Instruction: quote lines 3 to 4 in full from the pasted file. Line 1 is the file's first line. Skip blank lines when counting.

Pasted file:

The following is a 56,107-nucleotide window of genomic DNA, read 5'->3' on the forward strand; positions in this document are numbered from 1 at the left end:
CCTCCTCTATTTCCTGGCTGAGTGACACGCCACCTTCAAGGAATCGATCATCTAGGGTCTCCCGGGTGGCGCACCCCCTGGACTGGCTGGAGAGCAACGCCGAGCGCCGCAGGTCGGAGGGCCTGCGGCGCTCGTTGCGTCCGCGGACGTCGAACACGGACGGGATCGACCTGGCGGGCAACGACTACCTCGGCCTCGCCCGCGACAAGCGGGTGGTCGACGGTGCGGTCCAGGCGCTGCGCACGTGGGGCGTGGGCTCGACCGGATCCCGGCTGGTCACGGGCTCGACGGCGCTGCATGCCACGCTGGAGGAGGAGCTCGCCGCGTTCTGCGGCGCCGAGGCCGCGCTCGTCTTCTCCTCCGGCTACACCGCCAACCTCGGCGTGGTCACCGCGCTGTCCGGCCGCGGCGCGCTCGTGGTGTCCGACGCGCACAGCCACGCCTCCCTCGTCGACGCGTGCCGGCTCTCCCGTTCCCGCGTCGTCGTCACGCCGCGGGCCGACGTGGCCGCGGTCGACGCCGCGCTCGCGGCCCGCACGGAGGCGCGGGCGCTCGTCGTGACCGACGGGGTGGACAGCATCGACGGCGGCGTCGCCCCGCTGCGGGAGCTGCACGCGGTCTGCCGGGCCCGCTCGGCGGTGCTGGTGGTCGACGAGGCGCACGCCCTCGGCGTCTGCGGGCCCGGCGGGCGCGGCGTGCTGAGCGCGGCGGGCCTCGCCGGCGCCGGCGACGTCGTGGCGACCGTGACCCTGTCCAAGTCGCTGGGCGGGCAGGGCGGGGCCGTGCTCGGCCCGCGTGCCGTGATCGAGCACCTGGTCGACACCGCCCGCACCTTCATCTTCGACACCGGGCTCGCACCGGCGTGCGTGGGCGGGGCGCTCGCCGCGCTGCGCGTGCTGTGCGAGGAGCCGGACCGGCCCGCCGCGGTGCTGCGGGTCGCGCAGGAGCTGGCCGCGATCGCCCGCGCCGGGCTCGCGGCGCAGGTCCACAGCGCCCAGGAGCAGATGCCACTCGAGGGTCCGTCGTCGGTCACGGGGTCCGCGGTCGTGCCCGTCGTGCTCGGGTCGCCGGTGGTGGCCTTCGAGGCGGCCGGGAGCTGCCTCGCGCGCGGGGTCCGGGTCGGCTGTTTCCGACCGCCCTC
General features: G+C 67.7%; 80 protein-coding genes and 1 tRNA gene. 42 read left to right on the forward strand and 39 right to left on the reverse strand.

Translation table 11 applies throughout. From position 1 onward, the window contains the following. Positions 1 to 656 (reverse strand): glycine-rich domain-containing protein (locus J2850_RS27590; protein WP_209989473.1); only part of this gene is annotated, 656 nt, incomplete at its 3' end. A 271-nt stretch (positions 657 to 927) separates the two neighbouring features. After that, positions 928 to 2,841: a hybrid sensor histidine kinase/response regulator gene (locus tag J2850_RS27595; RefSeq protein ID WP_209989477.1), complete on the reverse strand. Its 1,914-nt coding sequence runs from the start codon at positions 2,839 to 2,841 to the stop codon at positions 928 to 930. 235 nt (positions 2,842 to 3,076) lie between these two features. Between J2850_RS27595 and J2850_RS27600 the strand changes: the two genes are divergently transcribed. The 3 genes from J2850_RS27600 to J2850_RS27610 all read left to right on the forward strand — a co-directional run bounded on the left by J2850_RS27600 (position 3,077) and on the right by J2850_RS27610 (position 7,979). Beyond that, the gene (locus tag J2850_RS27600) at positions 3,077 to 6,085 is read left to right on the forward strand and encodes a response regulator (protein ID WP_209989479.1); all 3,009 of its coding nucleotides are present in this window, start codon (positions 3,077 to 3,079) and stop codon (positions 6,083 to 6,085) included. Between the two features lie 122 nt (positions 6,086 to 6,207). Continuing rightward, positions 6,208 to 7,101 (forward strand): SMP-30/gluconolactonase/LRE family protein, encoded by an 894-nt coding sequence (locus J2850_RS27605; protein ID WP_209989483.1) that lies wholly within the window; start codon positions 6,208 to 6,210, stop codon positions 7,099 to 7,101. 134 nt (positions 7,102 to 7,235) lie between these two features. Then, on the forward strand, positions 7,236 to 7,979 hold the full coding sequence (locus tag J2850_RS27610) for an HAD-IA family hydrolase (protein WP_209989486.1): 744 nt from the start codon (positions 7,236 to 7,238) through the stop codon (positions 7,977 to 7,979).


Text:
General features: G+C 67.7%; 80 protein-coding genes and 1 tRNA gene. 42 read left to right on the forward strand and 39 right to left on the reverse strand.

Translation table 11 applies throughout. From position 1 onward, the window contains the following. Positions 1 to 656 (reverse strand): glycine-rich domain-containing protein (locus J2850_RS27590; protein WP_209989473.1); only part of this gene is annotated, 656 nt, incomplete at its 3' end. A 271-nt stretch (positions 657 to 927) separates the two neighbouring features. After that, positions 928 to 2,841: a hybrid sensor histidine kinase/response regulator gene (locus tag J2850_RS27595; RefSeq protein ID WP_209989477.1), complete on the reverse strand. Its 1,914-nt coding sequence runs from the start codon at positions 2,839 to 2,841 to the stop codon at positions 928 to 930. 235 nt (positions 2,842 to 3,076) lie between these two features. Between J2850_RS27595 and J2850_RS27600 the strand changes: the two genes are divergently transcribed. The 3 genes from J2850_RS27600 to J2850_RS27610 all read left to right on the forward strand — a co-directional run bounded on the left by J2850_RS27600 (position 3,077) and on the right by J2850_RS27610 (position 7,979). Beyond that, the gene (locus tag J2850_RS27600) at positions 3,077 to 6,085 is read left to right on the forward strand and encodes a response regulator (protein ID WP_209989479.1); all 3,009 of its coding nucleotides are present in this window, start codon (positions 3,077 to 3,079) and stop codon (positions 6,083 to 6,085) included. Between the two features lie 122 nt (positions 6,086 to 6,207). Continuing rightward, positions 6,208 to 7,101 (forward strand): SMP-30/gluconolactonase/LRE family protein, encoded by an 894-nt coding sequence (locus J2850_RS27605; protein ID WP_209989483.1) that lies wholly within the window; start codon positions 6,208 to 6,210, stop codon positions 7,099 to 7,101. 134 nt (positions 7,102 to 7,235) lie between these two features. Then, on the forward strand, positions 7,236 to 7,979 hold the full coding sequence (locus tag J2850_RS27610) for an HAD-IA family hydrolase (protein WP_209989486.1): 744 nt from the start codon (positions 7,236 to 7,238) through the stop codon (positions 7,977 to 7,979).